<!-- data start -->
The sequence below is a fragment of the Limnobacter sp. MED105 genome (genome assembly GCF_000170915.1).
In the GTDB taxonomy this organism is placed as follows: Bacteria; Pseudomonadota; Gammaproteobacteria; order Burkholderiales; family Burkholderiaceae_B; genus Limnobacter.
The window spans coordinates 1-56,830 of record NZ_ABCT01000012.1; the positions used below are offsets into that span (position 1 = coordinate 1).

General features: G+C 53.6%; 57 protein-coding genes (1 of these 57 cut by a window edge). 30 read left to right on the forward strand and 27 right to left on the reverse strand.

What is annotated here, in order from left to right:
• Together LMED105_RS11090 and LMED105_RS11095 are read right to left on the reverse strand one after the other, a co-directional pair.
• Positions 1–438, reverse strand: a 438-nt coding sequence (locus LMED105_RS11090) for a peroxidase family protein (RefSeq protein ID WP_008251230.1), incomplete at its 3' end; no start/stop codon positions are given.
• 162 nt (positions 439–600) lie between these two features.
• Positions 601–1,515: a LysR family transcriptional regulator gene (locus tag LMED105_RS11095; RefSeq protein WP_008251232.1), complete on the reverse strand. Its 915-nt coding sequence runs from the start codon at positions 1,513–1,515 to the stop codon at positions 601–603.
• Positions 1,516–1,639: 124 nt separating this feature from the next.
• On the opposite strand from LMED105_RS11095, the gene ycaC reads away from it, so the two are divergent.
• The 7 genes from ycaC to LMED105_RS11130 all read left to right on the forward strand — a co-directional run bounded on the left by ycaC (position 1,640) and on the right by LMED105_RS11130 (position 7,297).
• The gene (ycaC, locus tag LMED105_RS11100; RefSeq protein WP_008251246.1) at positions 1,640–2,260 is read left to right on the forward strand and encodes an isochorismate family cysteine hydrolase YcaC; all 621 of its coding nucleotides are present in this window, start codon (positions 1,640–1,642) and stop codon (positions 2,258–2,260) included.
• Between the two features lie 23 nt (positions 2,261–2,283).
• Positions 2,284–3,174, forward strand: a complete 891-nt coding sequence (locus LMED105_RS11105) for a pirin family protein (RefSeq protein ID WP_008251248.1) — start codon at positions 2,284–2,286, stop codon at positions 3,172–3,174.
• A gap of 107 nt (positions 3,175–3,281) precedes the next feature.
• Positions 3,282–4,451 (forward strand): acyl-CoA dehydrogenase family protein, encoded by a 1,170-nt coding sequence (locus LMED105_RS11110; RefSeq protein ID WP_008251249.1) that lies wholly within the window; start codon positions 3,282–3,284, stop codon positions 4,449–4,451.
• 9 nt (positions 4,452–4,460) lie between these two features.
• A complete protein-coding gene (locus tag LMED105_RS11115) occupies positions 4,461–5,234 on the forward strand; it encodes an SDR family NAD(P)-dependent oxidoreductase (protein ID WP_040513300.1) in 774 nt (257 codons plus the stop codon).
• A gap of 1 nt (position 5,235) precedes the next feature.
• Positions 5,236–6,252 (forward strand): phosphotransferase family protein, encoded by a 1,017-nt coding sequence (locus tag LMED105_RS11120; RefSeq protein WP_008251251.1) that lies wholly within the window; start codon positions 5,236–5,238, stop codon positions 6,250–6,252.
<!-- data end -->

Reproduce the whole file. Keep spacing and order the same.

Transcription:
The sequence below is a fragment of the Limnobacter sp. MED105 genome (genome assembly GCF_000170915.1).
In the GTDB taxonomy this organism is placed as follows: Bacteria; Pseudomonadota; Gammaproteobacteria; order Burkholderiales; family Burkholderiaceae_B; genus Limnobacter.
The window spans coordinates 1-56,830 of record NZ_ABCT01000012.1; the positions used below are offsets into that span (position 1 = coordinate 1).

General features: G+C 53.6%; 57 protein-coding genes (1 of these 57 cut by a window edge). 30 read left to right on the forward strand and 27 right to left on the reverse strand.

What is annotated here, in order from left to right:
• Together LMED105_RS11090 and LMED105_RS11095 are read right to left on the reverse strand one after the other, a co-directional pair.
• Positions 1–438, reverse strand: a 438-nt coding sequence (locus LMED105_RS11090) for a peroxidase family protein (RefSeq protein ID WP_008251230.1), incomplete at its 3' end; no start/stop codon positions are given.
• 162 nt (positions 439–600) lie between these two features.
• Positions 601–1,515: a LysR family transcriptional regulator gene (locus tag LMED105_RS11095; RefSeq protein WP_008251232.1), complete on the reverse strand. Its 915-nt coding sequence runs from the start codon at positions 1,513–1,515 to the stop codon at positions 601–603.
• Positions 1,516–1,639: 124 nt separating this feature from the next.
• On the opposite strand from LMED105_RS11095, the gene ycaC reads away from it, so the two are divergent.
• The 7 genes from ycaC to LMED105_RS11130 all read left to right on the forward strand — a co-directional run bounded on the left by ycaC (position 1,640) and on the right by LMED105_RS11130 (position 7,297).
• The gene (ycaC, locus tag LMED105_RS11100; RefSeq protein WP_008251246.1) at positions 1,640–2,260 is read left to right on the forward strand and encodes an isochorismate family cysteine hydrolase YcaC; all 621 of its coding nucleotides are present in this window, start codon (positions 1,640–1,642) and stop codon (positions 2,258–2,260) included.
• Between the two features lie 23 nt (positions 2,261–2,283).
• Positions 2,284–3,174, forward strand: a complete 891-nt coding sequence (locus LMED105_RS11105) for a pirin family protein (RefSeq protein ID WP_008251248.1) — start codon at positions 2,284–2,286, stop codon at positions 3,172–3,174.
• A gap of 107 nt (positions 3,175–3,281) precedes the next feature.
• Positions 3,282–4,451 (forward strand): acyl-CoA dehydrogenase family protein, encoded by a 1,170-nt coding sequence (locus LMED105_RS11110; RefSeq protein ID WP_008251249.1) that lies wholly within the window; start codon positions 3,282–3,284, stop codon positions 4,449–4,451.
• 9 nt (positions 4,452–4,460) lie between these two features.
• A complete protein-coding gene (locus tag LMED105_RS11115) occupies positions 4,461–5,234 on the forward strand; it encodes an SDR family NAD(P)-dependent oxidoreductase (protein ID WP_040513300.1) in 774 nt (257 codons plus the stop codon).
• A gap of 1 nt (position 5,235) precedes the next feature.
• Positions 5,236–6,252 (forward strand): phosphotransferase family protein, encoded by a 1,017-nt coding sequence (locus tag LMED105_RS11120; RefSeq protein WP_008251251.1) that lies wholly within the window; start codon positions 5,236–5,238, stop codon positions 6,250–6,252.